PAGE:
Suri 6 (2):110-123 (2017)

Mark Anthony Dacela
De La Salle University
Robert Nozick (1981, 172) offers the following analysis of knowledge (where S stands for subject and p for proposition): D1 S knows that p =df (1) S believes p, (2) p is true, (3) if p weren’t true, S wouldn’t believe that p (variation condition), and (4) If p were true, S would believe it (adherence condition). Jointly, Nozick refers to conditions 3 and 4 as the sensitivity condition: for they require that the belief be sensitive to the truth-value of the proposition—such that if the proposition were false, the subject would not have believed it, and if the proposition remains true in a slightly different situation, the subject would have still believed it. In other words, they ask us to consider the status of the belief in close possible situations (those that obtain in close possible worlds); specifically, in situations that would obtain if the proposition is false, and in those in which it remains true. Condition 3 specifies how belief should vary with the truth of what is believed, while condition 4 specifies how belief shouldn’t vary when the truth of the belief does not vary. I will discuss some notable problem cases for Nozick’s analysis and then look at why the sensitivity condition he proposes fails in these cases.
Keywords sensitivity  Nozick  epistemology  Gettier Problem  Sensitivity Condition  Sensitivity Principle  Epistemic Situation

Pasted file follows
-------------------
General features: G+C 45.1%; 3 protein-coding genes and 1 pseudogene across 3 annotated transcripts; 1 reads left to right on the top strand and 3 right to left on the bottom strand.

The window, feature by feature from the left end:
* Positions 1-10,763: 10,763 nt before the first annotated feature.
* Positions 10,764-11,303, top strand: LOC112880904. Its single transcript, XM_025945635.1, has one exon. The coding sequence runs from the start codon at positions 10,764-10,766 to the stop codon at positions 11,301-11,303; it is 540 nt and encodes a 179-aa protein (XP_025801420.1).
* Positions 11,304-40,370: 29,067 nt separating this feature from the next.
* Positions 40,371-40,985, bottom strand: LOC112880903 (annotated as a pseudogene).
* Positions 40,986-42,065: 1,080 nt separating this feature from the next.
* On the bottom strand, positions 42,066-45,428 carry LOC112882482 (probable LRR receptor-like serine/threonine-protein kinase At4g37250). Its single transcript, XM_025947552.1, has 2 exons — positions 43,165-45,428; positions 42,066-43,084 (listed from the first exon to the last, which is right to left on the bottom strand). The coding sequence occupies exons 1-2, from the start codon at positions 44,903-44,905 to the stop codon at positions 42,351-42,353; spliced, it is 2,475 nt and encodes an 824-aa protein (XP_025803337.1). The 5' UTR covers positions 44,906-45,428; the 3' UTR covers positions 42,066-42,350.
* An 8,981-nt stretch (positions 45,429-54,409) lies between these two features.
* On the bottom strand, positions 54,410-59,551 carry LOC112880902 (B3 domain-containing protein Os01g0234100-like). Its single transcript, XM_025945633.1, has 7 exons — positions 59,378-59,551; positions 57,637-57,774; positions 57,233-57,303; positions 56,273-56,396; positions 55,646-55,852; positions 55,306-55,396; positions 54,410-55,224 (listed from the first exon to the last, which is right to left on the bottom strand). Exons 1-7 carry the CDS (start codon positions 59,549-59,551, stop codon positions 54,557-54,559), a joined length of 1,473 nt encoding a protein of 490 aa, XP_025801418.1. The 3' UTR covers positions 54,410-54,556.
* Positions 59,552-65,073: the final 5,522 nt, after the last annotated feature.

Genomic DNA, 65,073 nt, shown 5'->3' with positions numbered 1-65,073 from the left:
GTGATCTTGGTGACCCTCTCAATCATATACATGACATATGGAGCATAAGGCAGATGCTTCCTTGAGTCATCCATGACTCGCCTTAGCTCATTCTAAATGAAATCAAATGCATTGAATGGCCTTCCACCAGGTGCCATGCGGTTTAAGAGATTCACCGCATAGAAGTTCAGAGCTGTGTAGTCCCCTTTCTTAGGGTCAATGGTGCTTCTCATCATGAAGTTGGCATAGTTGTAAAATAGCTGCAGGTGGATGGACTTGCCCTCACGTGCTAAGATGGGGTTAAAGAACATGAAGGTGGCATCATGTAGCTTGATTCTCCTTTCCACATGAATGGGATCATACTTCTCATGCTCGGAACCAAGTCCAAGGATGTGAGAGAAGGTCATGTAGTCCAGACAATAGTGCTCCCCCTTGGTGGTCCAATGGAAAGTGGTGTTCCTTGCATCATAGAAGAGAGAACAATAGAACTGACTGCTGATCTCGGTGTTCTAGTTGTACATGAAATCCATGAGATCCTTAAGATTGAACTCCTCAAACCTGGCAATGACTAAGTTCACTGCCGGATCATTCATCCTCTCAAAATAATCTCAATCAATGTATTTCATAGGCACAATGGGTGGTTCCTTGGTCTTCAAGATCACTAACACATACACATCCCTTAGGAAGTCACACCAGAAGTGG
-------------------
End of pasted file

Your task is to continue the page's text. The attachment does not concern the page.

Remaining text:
Categories (categorize this paper)
Edit this record
Mark as duplicate
Export citation
Find it on Scholar
Request removal from index
Revision history

Download options

PhilArchive copy

 PhilArchive page | Other versions
External links

Setup an account with your affiliations in order to access resources via your University's proxy server
Configure custom proxy (use this if your affiliation does not provide a proxy)
Through your library

References found in this work BETA

Philosophical Explanations.Robert Nozick - 1981 - Harvard University Press.
How to Defeat Opposition to Moore.Ernest Sosa - 1999 - Philosophical Perspectives 13:137-49.
How to Defeat Opposition to Moore.Ernest Sosa - 1999 - Noûs 33 (s13):141-153.

View all 8 references / Add more references

Citations of this work BETA

No citations found.

Add more citations

Similar books and articles

Tracking Without Concessions?Danilo Šuster - 2013 - Prolegomena 12 (2):337-352.
Subjunctivitis.Jonathan Vogel - 2007 - Philosophical Studies 134 (1):73 - 88.
In Defense of Sensitivity.Tim Black & Peter Murphy - 2007 - Synthese 154 (1):53-71.
Closure Failures for Safety.Peter Murphy - 2005 - Philosophia 33 (1-4):331-334.
Sensitivity and Higher-Order Knowledge.Kevin Wallbridge - 2018 - Pacific Philosophical Quarterly.
Sensitivity, Safety, and Closure.Sven Bernecker - 2012 - Acta Analytica 27 (4):367-381.
The Sensitivity Principle in Epistemology.Kelly Becker & Tim Black (eds.) - 2012 - Cambridge University Press.
Truth-Tracking and the Problem of Reflective Knowledge.Joseph Salerno - 2010 - In Joseph Keim Campbell, Michael O'Rourke & Harry S. Silverstein (eds.), Knowledge and Skepticism. MIT Press. pp. 73-83.
Sensitivity Actually.Michael Blome-Tillmann - 2017 - Philosophy and Phenomenological Research 94 (3):606-625.


Added to PP index

Total views
111 ( #98,013 of 2,454,713 )

Recent downloads (6 months)
19 ( #36,877 of 2,454,713 )

How can I increase my downloads?


My notes